The Biden administration recently gave a $3.1 billion kickstart to domestic electric vehicle battery manufacturing. The fund is part of a plan to ween Americans off gasoline and onto EVs that includes expanding the national charging network and tax incentives for electric car buyers.
The U.S. is the world’s third-largest market for EVs, behind China and Europe. According to the U.S. Department of Energy, sales of passenger plug-ins (battery and hybrid) nearly doubled to 608,000 in 2021 from 308,000 in 2020. BEVs accounted for 73% of plug-in sales in 2021. Even so, just 4% of new cars sold in the U.S. in 2021 were electric, according to market researchers Canalys.
There are a few homegrown companies that produce EV batteries in the U.S., while Asian companies dominate globally. The funding will support grants for building, retrofitting or expanding plants and component manufacture, as well as recycling facilities. Funds will be channeled from President Biden’s $1 trillion infrastructure package. The package includes more than $7 billion to bolster the country’s battery supply chain, CNBC reported recently.
Secretary of Energy Jennifer M. Granholm said the country can boost its competitiveness and electrify transportation by being at the forefront of meeting demand for advanced batteries.
“President Biden’s historic investment in battery production and recycling will give our domestic supply chain the jolt it need to become more secure and less reliant on other nations – strengthening our clean energy economy, creating good paying jobs, and decarbonizing the transportation sector,” she said.
A third of annual greenhouse gas emissions in the U.S. comes from transport. Many believe vehicle electrification is crucial to mitigating man-made climate change.
In April, Biden invoked the Defense Production Act to encourage domestic production of minerals required to make batteries for EVs and long-term energy storage. The president’s order could help companies to receive federal funding for feasibility studies for the extraction of materials for EV production, such as lithium, nickel, cobalt, graphite and manganese.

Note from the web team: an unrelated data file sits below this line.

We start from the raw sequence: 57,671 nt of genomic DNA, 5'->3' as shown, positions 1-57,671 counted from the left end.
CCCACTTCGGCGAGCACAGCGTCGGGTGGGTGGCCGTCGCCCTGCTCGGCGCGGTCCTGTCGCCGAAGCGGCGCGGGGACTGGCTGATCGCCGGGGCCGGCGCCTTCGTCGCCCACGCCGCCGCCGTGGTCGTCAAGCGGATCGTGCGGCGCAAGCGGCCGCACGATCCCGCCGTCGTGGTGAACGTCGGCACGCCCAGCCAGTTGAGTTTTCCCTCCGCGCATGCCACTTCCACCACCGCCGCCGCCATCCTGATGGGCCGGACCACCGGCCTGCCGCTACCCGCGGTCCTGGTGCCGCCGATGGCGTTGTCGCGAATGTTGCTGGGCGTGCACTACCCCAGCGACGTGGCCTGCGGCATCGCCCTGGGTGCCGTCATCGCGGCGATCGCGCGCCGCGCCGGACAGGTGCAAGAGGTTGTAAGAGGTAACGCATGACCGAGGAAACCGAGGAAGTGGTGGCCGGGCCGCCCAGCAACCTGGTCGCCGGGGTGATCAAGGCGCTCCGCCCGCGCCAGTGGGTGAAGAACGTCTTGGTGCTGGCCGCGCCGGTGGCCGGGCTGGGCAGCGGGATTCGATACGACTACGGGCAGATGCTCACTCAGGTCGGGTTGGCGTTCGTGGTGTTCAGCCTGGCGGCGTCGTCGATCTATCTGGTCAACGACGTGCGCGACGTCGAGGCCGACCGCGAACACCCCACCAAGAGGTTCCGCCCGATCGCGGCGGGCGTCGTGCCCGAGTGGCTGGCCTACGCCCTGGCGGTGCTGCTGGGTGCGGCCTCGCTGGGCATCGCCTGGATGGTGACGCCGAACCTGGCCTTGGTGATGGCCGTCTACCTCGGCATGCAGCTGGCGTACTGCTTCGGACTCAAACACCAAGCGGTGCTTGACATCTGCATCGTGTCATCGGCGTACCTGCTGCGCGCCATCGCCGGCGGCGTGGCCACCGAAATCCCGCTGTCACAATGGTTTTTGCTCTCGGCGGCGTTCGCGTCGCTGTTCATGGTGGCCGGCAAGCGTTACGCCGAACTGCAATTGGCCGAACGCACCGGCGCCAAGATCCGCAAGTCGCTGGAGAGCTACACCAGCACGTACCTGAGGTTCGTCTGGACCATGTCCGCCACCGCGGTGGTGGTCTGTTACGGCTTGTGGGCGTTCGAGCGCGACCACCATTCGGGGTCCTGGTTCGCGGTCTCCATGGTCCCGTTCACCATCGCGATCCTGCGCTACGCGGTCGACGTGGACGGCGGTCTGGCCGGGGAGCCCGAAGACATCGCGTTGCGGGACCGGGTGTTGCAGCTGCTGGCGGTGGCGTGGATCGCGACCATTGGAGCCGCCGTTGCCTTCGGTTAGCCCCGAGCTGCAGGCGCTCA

“These made-in-America batteries are going to help reduce emissions and create opportunities across the country,” White House National Climate Advisor Gina McCarthy said during a call with reporters at the beginning of May.
Many oil majors are investing in the development and production of lithium-ion batteries. It was ExxonMobil Corp. that first commercialized lithium-ion batteries in the 1970s. Nearly 50 years later, oil majors are contributing big data on extracting battery minerals like lithium and cobalt.
Lubricant marketers are moving from traditional products to high-tech thermal management fluids in new battery systems.
The administration set a goal of 50% of American car sales to be EVs by 2030 and has introduced tax incentives for buyers. It also pledged to replace almost 660,000 federal cars and trucks with EVs by 2035, CNBS reported. This target may be pie in the sky. The Environmental Protection Agency chided the U.S. Postal Service in a letter that said an electrification target of 10% was “far too low.” The Departments of Transport and Energy have allocated $5 billion to help states instal a national network of charging stations.
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